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    Here is the fish pond they built, which is right below this large cabin. There were 100 trout in it a couple years ago but 2 winters of extreme cold and 12 foot snowpack, killed the fish. Each trout cost $6 but I guess they did not mind too much. To some people $600 is like $6 to me. This past July they put in fifty more trout.
    Also with the snowmelt from May to July the hillside behind the pond slid into the pond and 3 years ago it was 30 x 60 feet but now is about half that size. I helped build that pond with them 3 years ago. I also feed the trout when they are not up there, which is most of the time. They come up once a month but they did spend 2 weeks up there hunting elk in late October.
    Pic of most of the trout below, some are over 2 feet. Mostly rainbow with some brown trout.
    They have given me a couple trout dinners and even an elk steak once. It is easy to catch these trout, especially in the morning for they bite at anything that hits the surface of the water.
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    Another view of their large cabin possibly people can see the large wood box under their deck which contains their 5,000 watt gas generator. They have 3 solar panels but have not hooked them up yet, since putting them 20 feet up on a dead tree over a year ago. I think maybe they just want people to think they have solar. They are the least expensive solar panels available.
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    And showing the outside of their water system. Inside the orange insulated box is the water pump which pumps water about 30 feet and more into their cabin. The water comes right out of the hillside. They said they had the water tested and it is good so they have no water filter. Notice the white pipe for overflow.
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    Many many more pics in the next few posts. Only 10,000 characters allowed in one post...


  2. #2
    Senior Member Mtnman Mike's Avatar
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    This pic shows many more of the dead trees that I cut on a third guys place with a small but nice cabin and 4 acres. He is a lawyer who lives in Boulder, CO and he was the only one to pay me cash this summer. The others bartered which I will show the ATV I worked fifty hours for later. Shown also are many of the dead trees and area I worked, cutting and stacking the dead trees. This pic was taken a few hundred feet below the huge cabin shown in the previous pics.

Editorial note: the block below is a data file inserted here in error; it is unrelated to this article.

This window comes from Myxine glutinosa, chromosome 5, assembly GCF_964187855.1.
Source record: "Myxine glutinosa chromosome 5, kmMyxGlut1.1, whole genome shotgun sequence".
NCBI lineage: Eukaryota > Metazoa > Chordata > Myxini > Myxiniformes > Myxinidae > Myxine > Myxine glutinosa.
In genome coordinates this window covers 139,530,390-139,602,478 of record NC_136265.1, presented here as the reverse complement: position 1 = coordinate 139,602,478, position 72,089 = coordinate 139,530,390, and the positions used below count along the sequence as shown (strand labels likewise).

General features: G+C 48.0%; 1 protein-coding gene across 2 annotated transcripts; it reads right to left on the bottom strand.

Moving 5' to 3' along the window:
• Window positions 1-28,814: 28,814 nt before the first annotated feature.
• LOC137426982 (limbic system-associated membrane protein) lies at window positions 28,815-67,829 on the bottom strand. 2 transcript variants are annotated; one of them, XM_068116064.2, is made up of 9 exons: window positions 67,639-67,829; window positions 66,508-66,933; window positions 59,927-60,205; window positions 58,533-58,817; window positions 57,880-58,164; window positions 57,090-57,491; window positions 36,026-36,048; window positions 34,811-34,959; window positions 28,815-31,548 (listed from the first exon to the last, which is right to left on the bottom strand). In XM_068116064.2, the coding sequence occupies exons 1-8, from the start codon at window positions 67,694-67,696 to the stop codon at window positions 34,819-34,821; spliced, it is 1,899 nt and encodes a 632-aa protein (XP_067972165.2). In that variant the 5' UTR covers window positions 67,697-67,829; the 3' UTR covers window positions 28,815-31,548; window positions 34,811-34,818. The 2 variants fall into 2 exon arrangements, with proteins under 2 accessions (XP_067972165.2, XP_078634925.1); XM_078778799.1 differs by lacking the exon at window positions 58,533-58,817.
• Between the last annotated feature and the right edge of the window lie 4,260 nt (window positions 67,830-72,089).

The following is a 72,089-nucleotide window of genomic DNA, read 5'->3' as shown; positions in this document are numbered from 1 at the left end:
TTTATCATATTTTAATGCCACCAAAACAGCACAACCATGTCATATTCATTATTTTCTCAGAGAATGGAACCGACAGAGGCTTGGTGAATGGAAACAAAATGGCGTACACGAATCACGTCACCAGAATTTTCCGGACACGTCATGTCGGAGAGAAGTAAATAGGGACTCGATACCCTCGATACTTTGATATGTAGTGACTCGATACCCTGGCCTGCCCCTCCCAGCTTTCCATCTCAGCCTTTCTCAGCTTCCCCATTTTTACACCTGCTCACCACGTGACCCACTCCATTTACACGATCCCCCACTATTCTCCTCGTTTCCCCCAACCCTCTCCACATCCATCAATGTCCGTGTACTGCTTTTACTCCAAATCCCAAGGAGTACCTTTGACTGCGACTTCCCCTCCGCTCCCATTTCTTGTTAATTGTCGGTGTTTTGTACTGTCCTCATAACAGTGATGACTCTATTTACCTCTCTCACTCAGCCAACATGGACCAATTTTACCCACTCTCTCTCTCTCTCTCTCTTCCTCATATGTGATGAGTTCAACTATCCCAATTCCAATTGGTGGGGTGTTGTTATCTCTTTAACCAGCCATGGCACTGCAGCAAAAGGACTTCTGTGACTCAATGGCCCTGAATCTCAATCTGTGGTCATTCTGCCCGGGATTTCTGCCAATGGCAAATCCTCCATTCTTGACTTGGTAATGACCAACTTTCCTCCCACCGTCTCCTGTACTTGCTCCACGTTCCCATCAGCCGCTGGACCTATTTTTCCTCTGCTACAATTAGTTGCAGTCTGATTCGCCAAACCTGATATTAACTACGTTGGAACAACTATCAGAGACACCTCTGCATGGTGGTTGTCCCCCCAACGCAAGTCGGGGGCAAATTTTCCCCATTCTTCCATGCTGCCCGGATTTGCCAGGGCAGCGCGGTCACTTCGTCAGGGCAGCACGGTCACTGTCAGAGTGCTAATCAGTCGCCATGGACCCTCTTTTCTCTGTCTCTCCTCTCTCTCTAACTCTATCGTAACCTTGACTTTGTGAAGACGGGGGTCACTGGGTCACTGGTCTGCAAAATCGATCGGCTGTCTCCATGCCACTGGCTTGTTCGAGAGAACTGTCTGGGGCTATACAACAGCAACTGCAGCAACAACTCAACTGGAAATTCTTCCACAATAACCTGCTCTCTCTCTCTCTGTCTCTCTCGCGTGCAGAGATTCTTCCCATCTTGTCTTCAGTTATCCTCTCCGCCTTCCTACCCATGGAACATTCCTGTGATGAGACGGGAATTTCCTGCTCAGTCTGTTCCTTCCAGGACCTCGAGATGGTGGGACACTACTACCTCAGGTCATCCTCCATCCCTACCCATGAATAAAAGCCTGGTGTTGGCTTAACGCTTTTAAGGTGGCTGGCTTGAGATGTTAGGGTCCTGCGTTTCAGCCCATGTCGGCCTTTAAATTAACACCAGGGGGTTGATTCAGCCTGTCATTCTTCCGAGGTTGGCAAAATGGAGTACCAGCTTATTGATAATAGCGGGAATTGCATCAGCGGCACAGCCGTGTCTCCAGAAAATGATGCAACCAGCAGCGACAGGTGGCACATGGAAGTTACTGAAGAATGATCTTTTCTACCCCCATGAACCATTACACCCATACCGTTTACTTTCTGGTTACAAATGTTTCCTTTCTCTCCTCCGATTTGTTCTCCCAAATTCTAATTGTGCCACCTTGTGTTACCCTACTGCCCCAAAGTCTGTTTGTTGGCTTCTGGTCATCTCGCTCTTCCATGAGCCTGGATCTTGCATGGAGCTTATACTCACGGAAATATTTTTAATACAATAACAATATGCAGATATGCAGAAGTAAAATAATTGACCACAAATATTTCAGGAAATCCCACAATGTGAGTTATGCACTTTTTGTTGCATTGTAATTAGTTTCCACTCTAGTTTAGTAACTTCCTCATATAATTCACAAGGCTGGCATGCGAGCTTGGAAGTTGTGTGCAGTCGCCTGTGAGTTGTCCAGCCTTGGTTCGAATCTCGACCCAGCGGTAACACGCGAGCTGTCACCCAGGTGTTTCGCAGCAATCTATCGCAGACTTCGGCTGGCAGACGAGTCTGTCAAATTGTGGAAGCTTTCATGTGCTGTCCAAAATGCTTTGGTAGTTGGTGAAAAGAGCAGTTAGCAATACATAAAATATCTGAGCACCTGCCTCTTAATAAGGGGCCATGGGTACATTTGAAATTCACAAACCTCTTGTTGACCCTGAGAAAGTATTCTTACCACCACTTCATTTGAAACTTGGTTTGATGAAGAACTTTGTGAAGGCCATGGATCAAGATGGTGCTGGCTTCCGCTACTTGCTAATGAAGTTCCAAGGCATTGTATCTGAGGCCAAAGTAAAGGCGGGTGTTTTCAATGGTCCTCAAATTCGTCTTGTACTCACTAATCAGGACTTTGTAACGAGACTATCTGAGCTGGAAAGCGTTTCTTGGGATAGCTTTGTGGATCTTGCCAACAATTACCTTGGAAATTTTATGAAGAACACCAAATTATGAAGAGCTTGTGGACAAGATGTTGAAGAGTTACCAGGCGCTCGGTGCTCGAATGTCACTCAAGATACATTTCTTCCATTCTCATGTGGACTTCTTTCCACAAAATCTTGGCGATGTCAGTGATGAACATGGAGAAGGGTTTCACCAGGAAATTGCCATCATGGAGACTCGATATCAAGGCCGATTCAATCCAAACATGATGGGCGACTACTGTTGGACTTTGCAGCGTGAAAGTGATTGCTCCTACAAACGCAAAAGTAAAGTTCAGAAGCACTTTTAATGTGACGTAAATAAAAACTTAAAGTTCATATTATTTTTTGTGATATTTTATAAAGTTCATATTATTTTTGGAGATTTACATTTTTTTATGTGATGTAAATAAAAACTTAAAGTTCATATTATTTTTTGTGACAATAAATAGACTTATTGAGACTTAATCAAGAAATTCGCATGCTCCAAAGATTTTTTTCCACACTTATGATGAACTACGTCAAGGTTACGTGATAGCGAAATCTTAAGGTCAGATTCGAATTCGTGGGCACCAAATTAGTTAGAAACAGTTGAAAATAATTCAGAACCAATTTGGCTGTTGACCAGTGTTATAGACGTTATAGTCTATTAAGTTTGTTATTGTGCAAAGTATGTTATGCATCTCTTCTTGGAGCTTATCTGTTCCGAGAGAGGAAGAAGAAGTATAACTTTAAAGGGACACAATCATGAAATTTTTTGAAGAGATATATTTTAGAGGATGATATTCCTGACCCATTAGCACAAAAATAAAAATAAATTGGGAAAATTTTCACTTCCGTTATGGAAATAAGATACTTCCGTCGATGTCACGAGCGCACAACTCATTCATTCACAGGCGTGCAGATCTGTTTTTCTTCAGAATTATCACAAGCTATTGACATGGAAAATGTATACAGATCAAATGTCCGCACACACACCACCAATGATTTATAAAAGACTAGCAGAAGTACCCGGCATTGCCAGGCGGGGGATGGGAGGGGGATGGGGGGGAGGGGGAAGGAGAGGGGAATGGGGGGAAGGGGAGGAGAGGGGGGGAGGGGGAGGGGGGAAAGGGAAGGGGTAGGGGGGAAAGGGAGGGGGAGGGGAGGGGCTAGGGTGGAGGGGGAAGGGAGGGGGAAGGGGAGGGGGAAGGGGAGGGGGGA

The land shown is owned by a lawyer from Boulder, Colorado who comes up maybe twice a month from July 1st to Oct. 1st. He was the only one to pay me $ since the other guy from Montana paid me with a 1990 Yamaha ATV, which I will show that later. There are millions of dead trees around the Rocky Mountains that have been killed by pine beetles but the trees shown here were killed by something else. I think a fungus and also drought.



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    Here is a pic of the inside of the garage. This shows the cow elk the 75 year old couple bagged. They used their ATV - a Polaris 550 - to pull the elk up into their Chevy 3500 truck. They had cut it up in 4 sections. When they got back I helped them hang the elk in their garage. Not too easy especially the section with the head on it. The guy cut the head off with a chainsaw. They let it hang for at least 10 days and then cut it up and ground up a lot of the elk with their electric meat grinder.
    Also notice part of their firewood pile that I helped cut and later split and carried up much of that firewood up to their main floor. Which the stairs has 14 steps
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    This is my dark brown Ford F-250 truck parked at the top of the Continental Divide at Battle Pass ( elevation 9955 feet )
    My mtn place and bunker is about a mile east and downhill from Battle pass. I could and have walked straight down from here through the trees, to my land.

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    This pic was taken about a hundred feet above where my truck is parked in the above pic. It is a cabin that was built around 1902 when the mining town of Battle, Wyoming was booming. Maybe only a few hundred people up there but they had a mine, a couple stores, even a newspaper. I am sure people can find a good link about Battle, Wyoming history. I read a book on it about 20 years ago. This old building has a beautiful view of the Divide and the mountains in the distance. The Red Desert is around 100 miles to the west.
    This old building possibly was used for a shelter but more likely for storage. Seems like someone told me maybe to store ammo since it was and still is located almost a thousand feet from the old town of Battle. No one alive today probably knows what the building truly was used for. >

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    Time to go back to my mtn Survival retreat, for even though there is over a million acres to explore in the national forest and pure wilderness, I dislike being away from my mtn place since it is a very good place to be and I feel safer there than anywhere else.